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India introduces mandatory labelling of gold jewellery

A marking, called a hallmark in technical jargon, for the authenticity and purity of gold jewellery and gold artifacts will be obligatory in India from January 2021, according to Consumer Minister Paswan. On 15 January this year it was announced that all jewellers in the country must register with the Bureau of Indian Standards (BIS) and after a transitional period of 12 months may only sell pieces with the official mark. The stamp of authenticity serves as proof of the purity of the precious metal and is currently only to be affixed voluntarily. The BIS has already introduced a program for marking since 2004, and in the meantime about 40 percent of all gold jewelry is stamped with the hallmark.

Jewellers and retailers have one year to clear their warehouses or mark existing goods with the hallmark. Minister of Consumer Affairs Paswan emphasized that the decision to make labelling mandatory was in the interest of consumer protection, especially in smaller towns and villages, and to ensure that the goods were genuine gold jewelry. Jewellery and gold already in the customers’ possession does not have to be labelled retrospectively as it is usually tested or melted down when jewellers make a buy. The Bureau of Indian Standards (BIS) has established three purity levels for gold jewelry: 14, 18 and 22 carats. The government is also considering making it mandatory to display retail prices per unit of weight (gram or ounce) for these three grades. In order to obtain the certificate of authenticity, the BIS opens inspection offices throughout the country where jewellers can have their jewellery examined and also officially register as gold sellers with the BIS.

India is the world’s largest importer of gold, mainly for the jewellery industry. Each year, the country imports between 700 and 800 tons of gold. The government is also planning to introduce similarly strict quality standards for imported gold jewellery, said Consumer Affairs Minister Paswan. In India, the Bureau of Indian Standards (BIS) is responsible for the certification of various product groups. BIS certification is intended to guarantee the quality, safety and reliability of products to third parties. For information on the complete list of relevant products as well as further questions regarding the BIS certification, please contact us.

New System for Regulating Organic Products in India

The demand for organic products is increasing worldwide, including in India. A large number of small farmers in India manage about 3.6 million hectares of organic farm land, but also an increasing number of professional farming corporations. According to the World of Organic Agriculture Report 2018, India has the biggest number of organic producers in the world. Several Indian federal states are promoting organic farming.
Due to the interest in organic products, FSSAI published new regulations in the Gazette of India regarding food safety and standards for organic foods. Now, the FSSAI has also announced national standards for organic products.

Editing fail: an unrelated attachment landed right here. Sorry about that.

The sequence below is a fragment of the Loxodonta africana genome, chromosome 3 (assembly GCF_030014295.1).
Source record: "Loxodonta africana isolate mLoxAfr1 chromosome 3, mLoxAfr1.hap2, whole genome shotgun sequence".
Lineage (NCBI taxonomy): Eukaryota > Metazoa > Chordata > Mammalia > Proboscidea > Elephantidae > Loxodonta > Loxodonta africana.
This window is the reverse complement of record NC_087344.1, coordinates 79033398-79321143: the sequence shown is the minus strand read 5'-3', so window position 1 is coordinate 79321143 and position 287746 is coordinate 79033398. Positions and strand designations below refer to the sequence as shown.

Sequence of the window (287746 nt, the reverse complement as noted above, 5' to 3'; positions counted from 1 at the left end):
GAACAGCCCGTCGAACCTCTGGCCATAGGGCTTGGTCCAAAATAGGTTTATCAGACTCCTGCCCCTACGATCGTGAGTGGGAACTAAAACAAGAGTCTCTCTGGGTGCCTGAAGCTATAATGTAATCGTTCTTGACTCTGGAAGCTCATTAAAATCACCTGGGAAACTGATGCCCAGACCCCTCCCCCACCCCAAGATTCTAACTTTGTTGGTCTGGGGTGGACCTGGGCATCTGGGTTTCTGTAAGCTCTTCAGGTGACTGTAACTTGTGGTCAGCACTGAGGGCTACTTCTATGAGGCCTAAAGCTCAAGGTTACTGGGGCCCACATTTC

These standards stipulate that organic food has to comply with the regulations of one of the existing certification systems. These certification systems include the National Program for Organic Production under Agricultural and Processed Food Products Export Development Authority (APEDA), the National Program for Organic Production (NPOP) and the Participatory Guarantee System for India (PGS) under Ministry of Agriculture and Farmers’ Welfare.

The Indian authority, Food Safety and Standards Authority of India (FSSAI) is an autonomous institution with headquarter in New-Delhi. They are government agency fall under the ministry of Health & Welfare of India. They were established under the Food Safety and Standards Act of 2006, which is a statute related to food safety and regulation in India. The FSSAI is responsible for the regulation of organic food for the domestic market and imports.

Organic food products need to comply, additionally to NPOP and PGS-India, also to the requirements of labelling of FSSAI.

For any question regarding import of organic products to India, please contact us via email.
Here you can find more information about the AIS certification, BIS certification, WPC certification and TEC certification.
Please do not hesitate to contact us for further details and consultation. You can contact us via e-mail, or call us (UK: +44 2071931135, Rest of Europe: +49 69 2713769150, US: +1 773 654-2673).
You can also download our brochures about the compulsory certifications here.

Indian government to facilitate the regulatory environment for telecommunications

During the India Mobile Congress held in October 2019, Vodafone Idea CEO Birla encouraged the Indian government to modernise existing telecommunications regulations and laws. In India, the number of users of broadband services such as the Internet and mobile communication has risen massively in recent years to 600 million and is only surpassed by China. According to experts, new services such as artificial intelligence (AI), the Internet of Things (IoT) and robotics will be the driving forces behind future digital growth.

The country’s telecommunications companies are determined to support the growth of the industry, but need a “favourable regulatory environment” to ensure that they have the necessary resources to make appropriate investments and stay on the cutting edge of technology, Birla said on the margins of the congress. After only four years of the “Digital India” project initiated by the Indian government, the country has become the second fastest growing digital economy. The industry’s contribution to India’s total economic output recently exceeded 7.5 percent or 200 billion US dollars. According to the Vodafone boss, however, this is only the beginning of a journey for the country’s economy and population.